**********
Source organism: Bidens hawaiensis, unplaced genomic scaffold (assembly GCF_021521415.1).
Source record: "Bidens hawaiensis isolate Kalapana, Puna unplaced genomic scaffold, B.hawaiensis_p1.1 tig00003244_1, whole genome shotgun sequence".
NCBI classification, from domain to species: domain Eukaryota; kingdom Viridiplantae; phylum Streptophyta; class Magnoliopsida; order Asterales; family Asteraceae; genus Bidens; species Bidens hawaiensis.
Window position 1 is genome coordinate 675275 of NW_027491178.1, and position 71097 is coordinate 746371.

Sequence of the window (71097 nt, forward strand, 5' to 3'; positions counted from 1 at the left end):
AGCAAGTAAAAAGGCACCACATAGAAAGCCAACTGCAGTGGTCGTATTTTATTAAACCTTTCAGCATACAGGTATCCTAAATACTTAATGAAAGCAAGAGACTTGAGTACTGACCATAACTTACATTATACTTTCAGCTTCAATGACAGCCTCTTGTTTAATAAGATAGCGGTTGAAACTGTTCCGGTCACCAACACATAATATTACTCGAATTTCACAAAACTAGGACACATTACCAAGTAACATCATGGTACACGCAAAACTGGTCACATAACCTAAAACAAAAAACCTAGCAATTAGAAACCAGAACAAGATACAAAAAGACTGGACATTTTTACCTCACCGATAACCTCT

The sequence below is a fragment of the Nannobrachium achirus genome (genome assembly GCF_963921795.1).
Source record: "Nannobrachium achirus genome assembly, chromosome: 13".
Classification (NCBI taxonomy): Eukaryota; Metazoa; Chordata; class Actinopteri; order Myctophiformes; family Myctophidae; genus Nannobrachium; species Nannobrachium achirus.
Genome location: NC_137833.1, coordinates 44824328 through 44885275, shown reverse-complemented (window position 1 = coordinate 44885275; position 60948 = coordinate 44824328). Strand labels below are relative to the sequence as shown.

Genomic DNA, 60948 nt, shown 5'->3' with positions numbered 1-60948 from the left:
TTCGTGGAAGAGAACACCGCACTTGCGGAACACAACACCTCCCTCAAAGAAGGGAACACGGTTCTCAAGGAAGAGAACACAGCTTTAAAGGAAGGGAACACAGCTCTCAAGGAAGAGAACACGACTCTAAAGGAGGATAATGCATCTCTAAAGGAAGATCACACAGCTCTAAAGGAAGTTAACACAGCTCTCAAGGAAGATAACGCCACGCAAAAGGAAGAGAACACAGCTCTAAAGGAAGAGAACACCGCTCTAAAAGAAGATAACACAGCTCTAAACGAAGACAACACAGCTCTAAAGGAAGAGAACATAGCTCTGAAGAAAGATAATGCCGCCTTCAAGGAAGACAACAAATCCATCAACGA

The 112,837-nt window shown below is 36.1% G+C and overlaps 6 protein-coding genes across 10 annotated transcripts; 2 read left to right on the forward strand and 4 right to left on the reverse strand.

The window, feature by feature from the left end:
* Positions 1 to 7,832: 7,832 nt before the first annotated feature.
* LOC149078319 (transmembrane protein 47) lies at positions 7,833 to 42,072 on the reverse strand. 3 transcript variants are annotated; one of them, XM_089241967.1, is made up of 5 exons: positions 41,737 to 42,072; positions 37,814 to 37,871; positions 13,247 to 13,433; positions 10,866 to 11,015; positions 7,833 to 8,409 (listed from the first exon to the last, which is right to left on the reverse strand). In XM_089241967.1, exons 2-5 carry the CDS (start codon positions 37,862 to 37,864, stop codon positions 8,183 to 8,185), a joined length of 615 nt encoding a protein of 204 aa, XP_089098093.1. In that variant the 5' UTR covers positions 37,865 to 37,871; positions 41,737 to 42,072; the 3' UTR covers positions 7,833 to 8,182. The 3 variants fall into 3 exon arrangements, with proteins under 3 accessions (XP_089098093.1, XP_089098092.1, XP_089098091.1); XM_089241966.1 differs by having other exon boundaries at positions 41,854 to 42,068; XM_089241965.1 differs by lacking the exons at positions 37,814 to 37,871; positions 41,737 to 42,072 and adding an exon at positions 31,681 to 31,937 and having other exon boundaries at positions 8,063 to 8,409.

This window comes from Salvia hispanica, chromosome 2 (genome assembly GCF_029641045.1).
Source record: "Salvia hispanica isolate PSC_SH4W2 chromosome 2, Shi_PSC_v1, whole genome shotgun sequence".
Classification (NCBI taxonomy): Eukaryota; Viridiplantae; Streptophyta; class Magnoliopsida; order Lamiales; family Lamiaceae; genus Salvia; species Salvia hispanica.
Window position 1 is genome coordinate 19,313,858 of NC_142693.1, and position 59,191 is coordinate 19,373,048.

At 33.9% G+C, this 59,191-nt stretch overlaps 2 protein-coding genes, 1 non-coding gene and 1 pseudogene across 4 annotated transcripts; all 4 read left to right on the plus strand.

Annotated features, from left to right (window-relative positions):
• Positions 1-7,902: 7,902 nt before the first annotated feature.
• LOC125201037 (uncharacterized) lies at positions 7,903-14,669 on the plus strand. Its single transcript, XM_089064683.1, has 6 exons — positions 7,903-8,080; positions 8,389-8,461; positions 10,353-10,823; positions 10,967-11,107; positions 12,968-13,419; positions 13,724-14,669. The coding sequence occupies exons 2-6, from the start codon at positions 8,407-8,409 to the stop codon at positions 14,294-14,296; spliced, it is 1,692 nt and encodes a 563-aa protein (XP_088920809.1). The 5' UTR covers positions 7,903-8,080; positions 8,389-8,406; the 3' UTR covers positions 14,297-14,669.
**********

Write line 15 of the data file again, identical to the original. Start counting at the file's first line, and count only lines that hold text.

* Positions 1 to 7,832: 7,832 nt before the first annotated feature.